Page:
I am using a figure from a PhD thesis in an IEEE conference paper.

I have changed it slightly, mainly by adding text.

Though I will cite the author and publication, do I still need to pay the (what I am quoted as) $100 for rights from Springer? They have published the thesis under SpringerTheses.

How much can I use without paying the fee?


2 Answers 2


If you were using the figure only for presentation you could likely use it under "fair use". However, I suspect that you are planning on having this published (I assume yours is a field where conference paper=publication...mine is not), and if that is the case you cannot use the figure or any part of it without proper permissions. A modification of a figure does not revoke copyright. Indeed, it might be a violation in itself. You can't use any of it in your publication.

While I am not familiar with the terms of SpringerTheses, you may find that the person who wrote the dissertation actually retains the rights to the figures. It wouldn't be the first time that a publisher tried to charge for something that they don't actually have the rights to. Why not contact the person who wrote the thesis and ask for permission to use (and modify) the figure? If they still retain rights to it, they can grant you the ability to use it for free.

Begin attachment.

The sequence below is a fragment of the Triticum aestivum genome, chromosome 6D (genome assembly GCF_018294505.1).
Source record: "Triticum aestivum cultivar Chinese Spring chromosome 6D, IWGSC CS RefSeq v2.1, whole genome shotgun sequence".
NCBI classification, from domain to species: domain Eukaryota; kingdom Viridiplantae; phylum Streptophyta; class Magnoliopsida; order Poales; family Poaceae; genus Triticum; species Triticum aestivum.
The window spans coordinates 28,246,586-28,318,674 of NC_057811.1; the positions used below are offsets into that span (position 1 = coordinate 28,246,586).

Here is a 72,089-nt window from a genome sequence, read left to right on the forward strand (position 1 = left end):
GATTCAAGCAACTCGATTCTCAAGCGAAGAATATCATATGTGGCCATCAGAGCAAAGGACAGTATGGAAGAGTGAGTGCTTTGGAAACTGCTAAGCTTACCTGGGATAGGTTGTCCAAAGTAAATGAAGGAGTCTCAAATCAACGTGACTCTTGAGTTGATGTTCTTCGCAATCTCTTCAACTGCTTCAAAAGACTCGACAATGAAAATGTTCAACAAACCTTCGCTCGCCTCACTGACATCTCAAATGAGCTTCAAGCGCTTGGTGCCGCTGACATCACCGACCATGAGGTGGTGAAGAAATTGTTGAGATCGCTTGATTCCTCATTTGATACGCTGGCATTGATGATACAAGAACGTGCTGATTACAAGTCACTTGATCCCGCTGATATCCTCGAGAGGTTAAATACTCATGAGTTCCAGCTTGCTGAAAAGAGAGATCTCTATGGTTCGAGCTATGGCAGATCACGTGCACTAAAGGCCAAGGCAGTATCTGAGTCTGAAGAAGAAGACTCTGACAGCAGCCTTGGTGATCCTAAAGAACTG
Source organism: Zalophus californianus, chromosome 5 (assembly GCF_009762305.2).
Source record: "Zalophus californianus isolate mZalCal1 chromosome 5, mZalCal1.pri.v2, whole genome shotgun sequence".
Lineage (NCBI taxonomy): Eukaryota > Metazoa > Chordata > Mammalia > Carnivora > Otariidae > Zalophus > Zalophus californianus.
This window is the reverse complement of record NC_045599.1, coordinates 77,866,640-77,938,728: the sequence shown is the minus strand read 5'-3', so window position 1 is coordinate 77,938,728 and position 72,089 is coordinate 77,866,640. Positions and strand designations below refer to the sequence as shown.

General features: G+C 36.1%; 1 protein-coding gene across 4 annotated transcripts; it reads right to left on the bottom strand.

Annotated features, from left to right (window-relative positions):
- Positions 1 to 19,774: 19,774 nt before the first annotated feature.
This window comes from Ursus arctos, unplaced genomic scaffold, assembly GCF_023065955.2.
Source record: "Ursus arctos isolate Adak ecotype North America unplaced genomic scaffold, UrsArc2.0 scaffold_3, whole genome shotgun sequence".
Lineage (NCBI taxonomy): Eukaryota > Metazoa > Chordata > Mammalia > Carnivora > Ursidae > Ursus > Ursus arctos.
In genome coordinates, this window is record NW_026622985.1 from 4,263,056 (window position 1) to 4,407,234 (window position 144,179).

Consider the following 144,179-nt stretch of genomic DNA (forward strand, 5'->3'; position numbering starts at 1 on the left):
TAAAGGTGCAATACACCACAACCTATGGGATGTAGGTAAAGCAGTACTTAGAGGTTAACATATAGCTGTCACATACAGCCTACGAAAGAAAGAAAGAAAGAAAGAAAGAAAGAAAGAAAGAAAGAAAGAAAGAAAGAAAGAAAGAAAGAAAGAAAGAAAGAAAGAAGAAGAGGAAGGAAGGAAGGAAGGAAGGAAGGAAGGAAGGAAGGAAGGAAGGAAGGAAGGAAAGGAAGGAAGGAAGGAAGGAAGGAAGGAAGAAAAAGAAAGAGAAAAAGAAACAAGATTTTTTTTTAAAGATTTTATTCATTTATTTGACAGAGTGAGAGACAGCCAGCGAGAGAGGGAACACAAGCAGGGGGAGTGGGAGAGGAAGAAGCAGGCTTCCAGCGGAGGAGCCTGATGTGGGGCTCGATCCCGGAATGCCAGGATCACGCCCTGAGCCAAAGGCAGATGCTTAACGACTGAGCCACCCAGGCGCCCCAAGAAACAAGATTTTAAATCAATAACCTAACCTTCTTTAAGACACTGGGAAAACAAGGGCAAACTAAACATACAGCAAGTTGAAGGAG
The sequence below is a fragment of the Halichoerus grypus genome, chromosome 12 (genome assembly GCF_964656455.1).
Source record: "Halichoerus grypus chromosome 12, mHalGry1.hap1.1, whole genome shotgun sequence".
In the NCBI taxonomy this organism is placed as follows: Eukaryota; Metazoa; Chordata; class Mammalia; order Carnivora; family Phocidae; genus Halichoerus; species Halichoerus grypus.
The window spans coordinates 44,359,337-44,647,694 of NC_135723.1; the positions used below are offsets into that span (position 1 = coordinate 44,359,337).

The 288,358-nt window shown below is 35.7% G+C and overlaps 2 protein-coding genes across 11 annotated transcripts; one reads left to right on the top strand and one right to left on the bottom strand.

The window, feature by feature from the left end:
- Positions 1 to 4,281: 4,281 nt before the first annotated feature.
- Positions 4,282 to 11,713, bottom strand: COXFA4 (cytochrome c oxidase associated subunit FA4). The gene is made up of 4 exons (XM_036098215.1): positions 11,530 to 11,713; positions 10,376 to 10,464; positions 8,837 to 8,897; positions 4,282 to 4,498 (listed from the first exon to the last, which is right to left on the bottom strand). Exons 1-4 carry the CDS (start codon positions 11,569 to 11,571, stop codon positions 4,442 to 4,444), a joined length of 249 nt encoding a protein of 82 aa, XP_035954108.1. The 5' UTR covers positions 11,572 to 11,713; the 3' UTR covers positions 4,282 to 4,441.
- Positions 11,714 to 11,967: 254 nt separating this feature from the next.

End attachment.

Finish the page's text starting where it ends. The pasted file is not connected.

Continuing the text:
If you use it at all you are at risk. Copyright is a matter of civil law. Springer's highly skilled and highly paid legal staff will have a say in the outcome. If they press it, you will likely lose.

Their position could well be that the figure is a "work" in itself, separate from the thesis and using it is copying an entire "work". Whether that is a valid judgement or not is less material than the fact that it has to be adjudicated if it is raised. That would likely cost more than the fee.

Your best options are to pay the fee or to reconstruct your own figure from the data that it represents. Small changes probably won't be enough. A third option is to reference the figure (cite it) without reproducing it. Let the reader chase down the image, which is less satisfying, of course.

Note that this is a very conservative bit of advice. But it is you who are at risk here.

But, it may well be that Springer will just let it go, being a small thing at their scale. I don't suggest they will, of course.

Note that grant funds or your university (or employer) may actually be able to pay such fees on your behalf.

  • So basically if it appears in a Springer Publication, I pay them for rights to use it. And I can potentially forward the bill to my university?
    – apg
    Commented Oct 30, 2019 at 13:56
  • Possible, but ask first. Don't assume. Some places have a fund for that.
    – Buffy
    Commented Oct 30, 2019 at 14:15
  • Indeed, ask. My university wouldn't pay for such an expense so don't assume you're will. Commented Oct 30, 2019 at 20:38
  • @GrotesqueSI, mine might have, if I debased myself sufficiently. Begging, etc.
    – Buffy
    Commented Oct 30, 2019 at 20:40
  • We're encouraged/told to put a line in grant budgets for image rights and are out of luck if we don't :-/ Commented Oct 30, 2019 at 20:48

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